War and Peace is nearly at an end (the raunchy BBC TV adaptation, that is). But don’t despair – Tolstoy up your life with Greta Garbo and John Gilbert. Hollywood’s hottest ever on-screen couple ™ starred in the sumptuous Anna Karenina adaptation Love (Edmund Goulding, 1927), which is showing at the Royal Festival Hall this month.
Yes, the Royal Festival Hall – with the Philharmonia orchestra (featuring violinist Vadim Repin) playing a brand new score for the film written by Aphrodite Raickopoulou. You may remember that she wrote a very lush, romantic score for a similarly grand screening of Faust a few years back.
The even better news is that tickets for this event now begin at £5 – which is unbeatable value really. This screening is the premiere of the new score and will kick off the 2016 UK-Russia Year of Language and Literature here in London. The film and score will then embark on a world tour, taking in Russia, Japan and South Korea. But you’ll see it here first in London.
Love, a Carmen Zgouras production, screens at the Royal Festival Hall on Thursday 25 February 2016 at 7.30pm.
Love is All sprawls across the history of cinema, picking up clips from classic films and home movie so the and editing them together into a gorgeous mess of love and romance. It contains flirtations, seductions, marriages and babies; young love, forbidden love, gay love and straight. It leans quite heavily on silent cinema, possibly because those films work particularly well in this treatment, possibly because they are just the most romantic. Who knows? And the whole thing is set to a gruffly melancholic soundtrack of songs by Richard Hawley. So it’s really rather eye-catching, but could be a head-scratcher too. What does it all mean?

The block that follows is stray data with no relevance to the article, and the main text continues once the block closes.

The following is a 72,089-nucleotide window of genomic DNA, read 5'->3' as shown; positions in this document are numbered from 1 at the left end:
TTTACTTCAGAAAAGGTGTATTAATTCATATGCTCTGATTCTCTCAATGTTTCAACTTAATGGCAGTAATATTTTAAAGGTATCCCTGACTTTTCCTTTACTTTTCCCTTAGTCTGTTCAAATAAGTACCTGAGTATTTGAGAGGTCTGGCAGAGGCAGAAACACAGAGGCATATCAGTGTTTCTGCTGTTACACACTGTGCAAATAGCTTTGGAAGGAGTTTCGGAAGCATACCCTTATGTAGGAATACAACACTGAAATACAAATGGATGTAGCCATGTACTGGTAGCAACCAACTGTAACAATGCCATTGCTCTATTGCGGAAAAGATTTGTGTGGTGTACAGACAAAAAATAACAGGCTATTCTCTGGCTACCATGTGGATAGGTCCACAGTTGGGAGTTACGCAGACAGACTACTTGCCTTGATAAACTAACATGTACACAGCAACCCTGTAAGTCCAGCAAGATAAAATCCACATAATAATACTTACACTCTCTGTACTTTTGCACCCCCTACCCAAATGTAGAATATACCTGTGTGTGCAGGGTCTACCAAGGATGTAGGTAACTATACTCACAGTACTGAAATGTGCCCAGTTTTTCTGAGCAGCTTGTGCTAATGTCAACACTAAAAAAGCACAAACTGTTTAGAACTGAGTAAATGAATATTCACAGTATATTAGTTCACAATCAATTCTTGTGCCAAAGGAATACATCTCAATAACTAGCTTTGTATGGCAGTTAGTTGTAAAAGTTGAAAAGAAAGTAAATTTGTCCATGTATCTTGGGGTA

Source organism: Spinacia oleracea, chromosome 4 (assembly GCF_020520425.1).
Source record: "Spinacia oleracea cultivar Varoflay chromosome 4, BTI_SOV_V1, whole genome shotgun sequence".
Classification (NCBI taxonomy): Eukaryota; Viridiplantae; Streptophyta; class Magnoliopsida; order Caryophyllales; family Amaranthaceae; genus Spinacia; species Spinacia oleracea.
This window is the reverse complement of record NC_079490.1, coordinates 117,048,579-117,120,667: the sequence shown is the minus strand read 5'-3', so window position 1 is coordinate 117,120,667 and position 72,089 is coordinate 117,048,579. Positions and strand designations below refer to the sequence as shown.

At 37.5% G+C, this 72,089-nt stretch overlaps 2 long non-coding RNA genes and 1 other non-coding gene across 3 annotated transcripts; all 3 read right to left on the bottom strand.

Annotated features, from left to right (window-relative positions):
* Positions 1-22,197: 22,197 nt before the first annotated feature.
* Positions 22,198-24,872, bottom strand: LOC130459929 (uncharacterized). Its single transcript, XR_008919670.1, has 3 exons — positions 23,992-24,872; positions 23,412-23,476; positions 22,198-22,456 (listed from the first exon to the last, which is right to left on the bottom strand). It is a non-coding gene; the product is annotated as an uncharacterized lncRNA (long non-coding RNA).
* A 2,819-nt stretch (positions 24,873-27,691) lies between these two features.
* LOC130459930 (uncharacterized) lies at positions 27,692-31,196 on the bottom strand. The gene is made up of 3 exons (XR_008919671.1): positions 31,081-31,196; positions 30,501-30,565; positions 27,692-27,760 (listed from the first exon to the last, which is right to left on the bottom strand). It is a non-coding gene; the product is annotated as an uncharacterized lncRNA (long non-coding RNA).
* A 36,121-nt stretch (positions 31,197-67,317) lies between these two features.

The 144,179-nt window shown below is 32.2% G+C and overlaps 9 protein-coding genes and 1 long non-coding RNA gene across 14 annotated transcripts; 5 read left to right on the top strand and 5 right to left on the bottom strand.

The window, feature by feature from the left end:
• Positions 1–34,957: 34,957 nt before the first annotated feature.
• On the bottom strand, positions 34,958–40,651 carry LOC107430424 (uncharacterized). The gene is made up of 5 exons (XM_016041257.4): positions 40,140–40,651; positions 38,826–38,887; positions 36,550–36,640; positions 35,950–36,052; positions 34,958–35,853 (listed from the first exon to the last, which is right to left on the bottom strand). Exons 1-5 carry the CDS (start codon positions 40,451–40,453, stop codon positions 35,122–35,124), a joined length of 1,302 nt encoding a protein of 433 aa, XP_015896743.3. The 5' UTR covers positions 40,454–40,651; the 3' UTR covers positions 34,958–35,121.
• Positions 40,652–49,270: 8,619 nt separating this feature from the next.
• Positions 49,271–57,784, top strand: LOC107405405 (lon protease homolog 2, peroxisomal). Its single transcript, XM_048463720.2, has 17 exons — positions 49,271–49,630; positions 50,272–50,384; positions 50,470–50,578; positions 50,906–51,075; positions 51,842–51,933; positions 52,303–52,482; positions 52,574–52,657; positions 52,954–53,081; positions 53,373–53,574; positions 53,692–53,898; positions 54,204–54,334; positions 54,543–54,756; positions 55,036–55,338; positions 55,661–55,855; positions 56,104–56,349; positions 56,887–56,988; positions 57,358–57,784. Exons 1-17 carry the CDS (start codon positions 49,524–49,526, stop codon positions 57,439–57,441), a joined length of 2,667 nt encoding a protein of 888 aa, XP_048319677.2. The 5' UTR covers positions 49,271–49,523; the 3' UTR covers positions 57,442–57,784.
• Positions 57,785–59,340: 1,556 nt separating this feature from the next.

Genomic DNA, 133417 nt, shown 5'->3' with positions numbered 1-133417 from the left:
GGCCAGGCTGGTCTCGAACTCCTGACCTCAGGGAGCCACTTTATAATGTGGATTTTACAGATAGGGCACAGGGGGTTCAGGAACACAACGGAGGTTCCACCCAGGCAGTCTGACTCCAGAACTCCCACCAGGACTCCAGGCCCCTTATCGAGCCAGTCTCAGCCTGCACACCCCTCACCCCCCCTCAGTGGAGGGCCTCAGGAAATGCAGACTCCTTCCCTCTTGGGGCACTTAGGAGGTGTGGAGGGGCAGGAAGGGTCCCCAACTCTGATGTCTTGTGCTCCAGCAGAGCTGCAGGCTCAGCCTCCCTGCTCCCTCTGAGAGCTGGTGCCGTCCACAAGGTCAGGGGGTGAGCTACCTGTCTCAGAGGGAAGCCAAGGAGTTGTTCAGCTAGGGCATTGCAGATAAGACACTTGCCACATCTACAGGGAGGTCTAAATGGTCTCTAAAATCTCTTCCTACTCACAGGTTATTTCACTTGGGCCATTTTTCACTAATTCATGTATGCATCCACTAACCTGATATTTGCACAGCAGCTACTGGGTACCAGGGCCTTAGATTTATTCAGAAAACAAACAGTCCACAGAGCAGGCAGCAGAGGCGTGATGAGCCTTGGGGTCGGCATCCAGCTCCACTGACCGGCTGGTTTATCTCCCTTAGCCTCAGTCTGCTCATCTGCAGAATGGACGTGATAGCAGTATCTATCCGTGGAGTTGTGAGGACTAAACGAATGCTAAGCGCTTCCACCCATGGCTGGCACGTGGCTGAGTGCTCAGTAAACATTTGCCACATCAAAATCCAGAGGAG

This DVD release from the BFI does attempt to reveal the mysteries of this swooping documentary, with a package of extras including explanatory essays and statements from the film-makers, plus a bundle of complete short silent films from the archive. There is also a recorded Q&A with Longinotto in which she happily admits that she had never heard of Hindle Wakes or Anna May Wong before including them in Love is All. Yes, really.
As the nights draw in, the BFI is offering something to keep us warm and purring with satisfaction. The institute’s blockbuster season for 2015 is Love, a celebration of everything sexy, sentimental and swooningly romantic. It’s a capacious theme, but a winning one. For myself, I am never happier than when I am sobbing my heart out at an old film.
You’ll be glad to hear, however, that I managed to restrain myself on Tuesday morning, at the official press launch for the season, which offered a whirlwind romance with the history of love on screen, fromGA Smith’s A Kiss in the Tunnel (1899) to Brief Encounter (1945) to Trainwreck (2015). The BFI’s Rhidian Davis gave the presentation, which was a real joy, but his love train hit a bump when he arrived at the modern romcom. Judd Apatow’s growing influence over the genre was, he said, as if the little boys who wince when film stars start kissing are now directing the love scenes themselves. Modern romance is drowning in irony, and Seth Rogen is no Hugh Grant, he lamented.
That sounds about right – but I hope it’s not true. Perhaps this is just nostalgia, I thought, crossing my fingers. Maybe we never get over our first screen crushes, or could it be that old age knocks the corners off our screen romances, making vintage affairs seem more universal? Romance has been declared dead before, in fact. I have written a chapter for the BFI Love compendium, all about romantic films in the silent era – and believe me, at the dawn of the 1930s, plenty of critics believed that synchronised sound had murdered the art of love on screen.